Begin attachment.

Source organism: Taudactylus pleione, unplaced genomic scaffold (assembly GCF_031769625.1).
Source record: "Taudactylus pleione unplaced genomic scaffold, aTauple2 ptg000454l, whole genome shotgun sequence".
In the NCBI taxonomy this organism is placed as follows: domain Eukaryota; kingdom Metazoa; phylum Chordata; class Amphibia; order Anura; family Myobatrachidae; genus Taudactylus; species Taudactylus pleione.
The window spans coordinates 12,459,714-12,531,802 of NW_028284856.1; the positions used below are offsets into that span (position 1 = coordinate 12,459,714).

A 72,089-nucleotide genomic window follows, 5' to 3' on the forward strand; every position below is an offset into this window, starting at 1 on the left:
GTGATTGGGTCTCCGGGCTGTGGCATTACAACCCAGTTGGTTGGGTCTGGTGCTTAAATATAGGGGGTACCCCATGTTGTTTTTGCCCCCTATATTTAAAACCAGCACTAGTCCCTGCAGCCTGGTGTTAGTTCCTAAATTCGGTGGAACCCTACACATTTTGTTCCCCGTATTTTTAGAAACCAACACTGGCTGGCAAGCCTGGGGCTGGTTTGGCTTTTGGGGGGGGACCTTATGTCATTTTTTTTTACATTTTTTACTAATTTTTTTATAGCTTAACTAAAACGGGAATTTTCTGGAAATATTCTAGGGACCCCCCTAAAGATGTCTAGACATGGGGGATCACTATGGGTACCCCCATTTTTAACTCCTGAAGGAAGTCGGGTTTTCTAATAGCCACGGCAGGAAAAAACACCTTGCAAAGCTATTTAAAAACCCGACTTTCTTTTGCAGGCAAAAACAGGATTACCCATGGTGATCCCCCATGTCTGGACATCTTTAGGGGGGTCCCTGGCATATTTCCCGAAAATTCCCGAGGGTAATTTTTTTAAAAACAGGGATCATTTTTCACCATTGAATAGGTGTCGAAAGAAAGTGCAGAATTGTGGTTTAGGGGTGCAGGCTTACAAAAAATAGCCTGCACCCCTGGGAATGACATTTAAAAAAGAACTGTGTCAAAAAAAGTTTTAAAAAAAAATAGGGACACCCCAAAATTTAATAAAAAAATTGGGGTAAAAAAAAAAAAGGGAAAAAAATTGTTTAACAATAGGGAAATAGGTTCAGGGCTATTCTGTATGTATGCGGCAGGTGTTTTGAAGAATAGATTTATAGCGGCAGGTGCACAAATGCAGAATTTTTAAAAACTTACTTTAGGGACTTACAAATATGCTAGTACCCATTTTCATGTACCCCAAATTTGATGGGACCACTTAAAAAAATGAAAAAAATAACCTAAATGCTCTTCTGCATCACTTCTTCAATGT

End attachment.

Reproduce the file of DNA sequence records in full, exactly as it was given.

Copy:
Source organism: Taudactylus pleione, unplaced genomic scaffold (assembly GCF_031769625.1).
Source record: "Taudactylus pleione unplaced genomic scaffold, aTauple2 ptg000454l, whole genome shotgun sequence".
In the NCBI taxonomy this organism is placed as follows: domain Eukaryota; kingdom Metazoa; phylum Chordata; class Amphibia; order Anura; family Myobatrachidae; genus Taudactylus; species Taudactylus pleione.
The window spans coordinates 12,459,714-12,531,802 of NW_028284856.1; the positions used below are offsets into that span (position 1 = coordinate 12,459,714).

A 72,089-nucleotide genomic window follows, 5' to 3' on the forward strand; every position below is an offset into this window, starting at 1 on the left:
GTGATTGGGTCTCCGGGCTGTGGCATTACAACCCAGTTGGTTGGGTCTGGTGCTTAAATATAGGGGGTACCCCATGTTGTTTTTGCCCCCTATATTTAAAACCAGCACTAGTCCCTGCAGCCTGGTGTTAGTTCCTAAATTCGGTGGAACCCTACACATTTTGTTCCCCGTATTTTTAGAAACCAACACTGGCTGGCAAGCCTGGGGCTGGTTTGGCTTTTGGGGGGGGACCTTATGTCATTTTTTTTTACATTTTTTACTAATTTTTTTATAGCTTAACTAAAACGGGAATTTTCTGGAAATATTCTAGGGACCCCCCTAAAGATGTCTAGACATGGGGGATCACTATGGGTACCCCCATTTTTAACTCCTGAAGGAAGTCGGGTTTTCTAATAGCCACGGCAGGAAAAAACACCTTGCAAAGCTATTTAAAAACCCGACTTTCTTTTGCAGGCAAAAACAGGATTACCCATGGTGATCCCCCATGTCTGGACATCTTTAGGGGGGTCCCTGGCATATTTCCCGAAAATTCCCGAGGGTAATTTTTTTAAAAACAGGGATCATTTTTCACCATTGAATAGGTGTCGAAAGAAAGTGCAGAATTGTGGTTTAGGGGTGCAGGCTTACAAAAAATAGCCTGCACCCCTGGGAATGACATTTAAAAAAGAACTGTGTCAAAAAAAGTTTTAAAAAAAAATAGGGACACCCCAAAATTTAATAAAAAAATTGGGGTAAAAAAAAAAAAGGGAAAAAAATTGTTTAACAATAGGGAAATAGGTTCAGGGCTATTCTGTATGTATGCGGCAGGTGTTTTGAAGAATAGATTTATAGCGGCAGGTGCACAAATGCAGAATTTTTAAAAACTTACTTTAGGGACTTACAAATATGCTAGTACCCATTTTCATGTACCCCAAATTTGATGGGACCACTTAAAAAAATGAAAAAAATAACCTAAATGCTCTTCTGCATCACTTCTTCAATGT